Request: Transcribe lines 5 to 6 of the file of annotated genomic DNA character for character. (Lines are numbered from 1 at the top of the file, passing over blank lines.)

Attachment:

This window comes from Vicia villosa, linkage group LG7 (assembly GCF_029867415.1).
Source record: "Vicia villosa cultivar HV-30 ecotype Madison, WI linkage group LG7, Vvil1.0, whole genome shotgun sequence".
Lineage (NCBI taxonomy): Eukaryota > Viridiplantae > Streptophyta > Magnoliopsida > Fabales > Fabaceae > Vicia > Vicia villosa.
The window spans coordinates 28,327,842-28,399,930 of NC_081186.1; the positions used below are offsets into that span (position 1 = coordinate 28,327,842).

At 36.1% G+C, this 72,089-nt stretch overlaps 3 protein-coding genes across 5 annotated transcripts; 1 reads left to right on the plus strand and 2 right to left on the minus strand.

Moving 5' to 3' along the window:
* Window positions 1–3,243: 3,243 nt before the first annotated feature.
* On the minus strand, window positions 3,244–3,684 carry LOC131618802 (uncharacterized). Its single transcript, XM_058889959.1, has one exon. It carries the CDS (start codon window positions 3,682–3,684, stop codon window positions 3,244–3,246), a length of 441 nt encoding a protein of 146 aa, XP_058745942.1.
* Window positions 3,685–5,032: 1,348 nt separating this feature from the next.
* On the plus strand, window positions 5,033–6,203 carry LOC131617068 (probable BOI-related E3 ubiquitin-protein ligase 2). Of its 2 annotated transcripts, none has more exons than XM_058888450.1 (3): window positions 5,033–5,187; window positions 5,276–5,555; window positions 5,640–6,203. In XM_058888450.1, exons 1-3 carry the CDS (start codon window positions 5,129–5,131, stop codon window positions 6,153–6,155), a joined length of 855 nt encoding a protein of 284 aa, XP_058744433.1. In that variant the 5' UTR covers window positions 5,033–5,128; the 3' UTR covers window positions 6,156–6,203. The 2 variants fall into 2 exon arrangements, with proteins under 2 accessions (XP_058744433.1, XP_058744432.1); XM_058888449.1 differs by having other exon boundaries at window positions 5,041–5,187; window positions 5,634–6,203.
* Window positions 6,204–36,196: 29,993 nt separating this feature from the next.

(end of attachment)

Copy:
At 36.1% G+C, this 72,089-nt stretch overlaps 3 protein-coding genes across 5 annotated transcripts; 1 reads left to right on the plus strand and 2 right to left on the minus strand.

Moving 5' to 3' along the window: